Tag: Your Life Is Your Prayer

Your life is your prayer

A.B. Simpsonby A.B. Simpson

The disciple whom Jesus loved . . . leaned on his breast —John 21:20

An American gentleman once visited the saintly Albert Bengel. He was very desirous to hear him pray. So one night he lingered at his door, hoping to overhear his closing devotions. The rooms were adjoining and the doors ajar. The good man finished his studies, closed his books, knelt down for a moment and simply said, “Dear Lord Jesus, things are still the same between us” and then quietly fell asleep. So close was his communion with his Lord that labor did not interrupt it and prayer was not necessary to renew it. It was a ceaseless, almost unconscious presence, like the fragrance of the summer garden or the company of some special person by our side whose presence we somehow feel, even though the busy hours pass by and not a word is exchanged.

by A.B. Simpson


Being Holy In All We Do

A.W. Tozerby A.W. Tozer

But just as he who called you is holy, so be holy in all you do; for it is written: ‘Be holy, because I am holy.’ 1 Peter 1:15-16

It is the privilege of every Christian to live so fully in God that he never gets out of the experienced Presence for one moment. When we have so learned to live in God and to experience His continual Presence, everything in our lives becomes spiritually significant. The old dividing line between the spiritual and the secular is removed, and every act becomes spiritual. What before had seemed mundane and nonspiritual now shines with a new light. God is found to be inhabiting our simplest acts as surely as our most lofty ones. All of life becomes good and acceptable to God through Jesus Christ our Lord. A life lived in Christ becomes in the true sense a life of unceasing prayer. The whole life becomes a prayer: words are verbal prayers, thoughts become mental prayers, deeds become prayers in action and even sleep may be but unconscious prayer.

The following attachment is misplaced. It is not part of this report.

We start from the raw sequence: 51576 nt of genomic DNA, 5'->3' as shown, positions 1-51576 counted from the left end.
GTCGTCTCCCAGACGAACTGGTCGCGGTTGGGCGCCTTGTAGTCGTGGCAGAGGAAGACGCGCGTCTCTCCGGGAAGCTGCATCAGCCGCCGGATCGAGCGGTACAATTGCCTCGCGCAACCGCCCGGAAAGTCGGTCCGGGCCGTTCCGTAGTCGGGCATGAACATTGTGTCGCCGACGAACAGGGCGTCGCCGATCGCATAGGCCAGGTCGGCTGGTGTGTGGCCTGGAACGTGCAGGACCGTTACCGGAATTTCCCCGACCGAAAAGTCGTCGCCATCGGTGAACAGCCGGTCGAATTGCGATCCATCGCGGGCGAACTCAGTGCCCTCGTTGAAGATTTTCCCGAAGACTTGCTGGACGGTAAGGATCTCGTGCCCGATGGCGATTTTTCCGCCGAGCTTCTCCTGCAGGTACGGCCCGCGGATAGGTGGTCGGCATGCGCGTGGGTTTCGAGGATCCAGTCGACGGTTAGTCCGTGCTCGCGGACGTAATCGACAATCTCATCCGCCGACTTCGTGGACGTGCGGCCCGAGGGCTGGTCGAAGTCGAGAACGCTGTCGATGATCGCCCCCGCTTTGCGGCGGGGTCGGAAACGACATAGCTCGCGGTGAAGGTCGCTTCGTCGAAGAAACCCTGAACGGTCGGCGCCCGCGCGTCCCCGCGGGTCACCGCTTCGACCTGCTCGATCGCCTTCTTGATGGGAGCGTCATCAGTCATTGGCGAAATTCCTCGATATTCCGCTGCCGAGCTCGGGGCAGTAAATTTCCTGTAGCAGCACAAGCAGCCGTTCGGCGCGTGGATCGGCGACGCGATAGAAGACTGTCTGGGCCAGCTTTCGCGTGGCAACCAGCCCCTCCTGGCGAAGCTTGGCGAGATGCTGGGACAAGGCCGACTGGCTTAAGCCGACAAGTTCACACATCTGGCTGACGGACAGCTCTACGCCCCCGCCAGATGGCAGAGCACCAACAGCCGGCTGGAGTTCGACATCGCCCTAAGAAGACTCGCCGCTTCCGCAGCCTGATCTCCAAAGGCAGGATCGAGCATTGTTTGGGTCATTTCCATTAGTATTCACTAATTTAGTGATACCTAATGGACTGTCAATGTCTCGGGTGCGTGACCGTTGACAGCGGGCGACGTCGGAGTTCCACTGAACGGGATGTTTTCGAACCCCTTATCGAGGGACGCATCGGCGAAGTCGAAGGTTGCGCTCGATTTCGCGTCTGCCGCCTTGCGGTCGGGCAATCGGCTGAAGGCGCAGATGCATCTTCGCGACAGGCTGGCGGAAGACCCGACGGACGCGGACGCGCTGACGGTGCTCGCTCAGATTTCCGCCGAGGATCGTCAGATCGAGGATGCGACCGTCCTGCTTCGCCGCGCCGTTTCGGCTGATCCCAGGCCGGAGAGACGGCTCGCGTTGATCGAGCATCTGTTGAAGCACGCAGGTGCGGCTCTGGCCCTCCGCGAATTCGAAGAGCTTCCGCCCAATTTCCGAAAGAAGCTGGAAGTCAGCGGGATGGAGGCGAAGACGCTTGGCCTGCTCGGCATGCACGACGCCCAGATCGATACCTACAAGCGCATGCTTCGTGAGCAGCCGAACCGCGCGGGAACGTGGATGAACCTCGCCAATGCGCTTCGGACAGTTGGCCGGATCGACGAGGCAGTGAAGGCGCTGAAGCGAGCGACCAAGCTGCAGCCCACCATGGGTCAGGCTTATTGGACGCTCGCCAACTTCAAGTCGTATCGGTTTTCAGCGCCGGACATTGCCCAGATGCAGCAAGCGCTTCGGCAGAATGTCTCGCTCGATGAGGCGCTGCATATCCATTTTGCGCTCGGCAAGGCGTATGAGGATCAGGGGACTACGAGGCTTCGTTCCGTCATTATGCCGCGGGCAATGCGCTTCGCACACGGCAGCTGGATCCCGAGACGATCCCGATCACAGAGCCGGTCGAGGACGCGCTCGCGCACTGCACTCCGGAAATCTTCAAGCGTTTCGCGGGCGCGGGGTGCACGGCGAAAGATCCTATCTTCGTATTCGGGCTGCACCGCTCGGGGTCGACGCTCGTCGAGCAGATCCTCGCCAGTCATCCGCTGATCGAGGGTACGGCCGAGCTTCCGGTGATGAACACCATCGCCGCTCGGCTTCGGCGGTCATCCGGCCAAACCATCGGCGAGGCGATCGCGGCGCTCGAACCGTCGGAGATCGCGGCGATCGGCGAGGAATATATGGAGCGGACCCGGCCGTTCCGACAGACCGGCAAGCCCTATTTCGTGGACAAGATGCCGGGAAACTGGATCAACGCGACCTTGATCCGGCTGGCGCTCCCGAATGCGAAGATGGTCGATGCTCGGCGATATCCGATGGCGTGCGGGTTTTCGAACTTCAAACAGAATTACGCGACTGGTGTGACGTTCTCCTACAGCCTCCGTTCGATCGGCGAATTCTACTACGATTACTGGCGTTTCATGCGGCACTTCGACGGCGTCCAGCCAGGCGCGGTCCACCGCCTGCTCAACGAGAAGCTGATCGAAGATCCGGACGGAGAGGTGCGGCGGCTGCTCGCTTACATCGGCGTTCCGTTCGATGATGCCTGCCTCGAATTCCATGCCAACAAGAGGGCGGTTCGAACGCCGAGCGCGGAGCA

Psychology acknowledges a deep-down stratum of the mind which it calls the subconscious. It is that part which is in control during sleep and while we are under the power of an anesthetic. It may be the part of us that receives spiritual impressions first, becoming consciously aware of them only after they have first been received and registered in that mysterious depth of the mind which lies immediately below consciousness. Whether or not that is the correct explanation for things, it is still true that the whole mind may be placed so fully under the control of Christ that even sleep and forgetfulness work on our side to bless and help us in our practical waking lives. Whatever the explanation, the fact is known to every Spirit-filled Christian. We are only trying to state the familiar truth in less familiar language.

by A.W. Tozer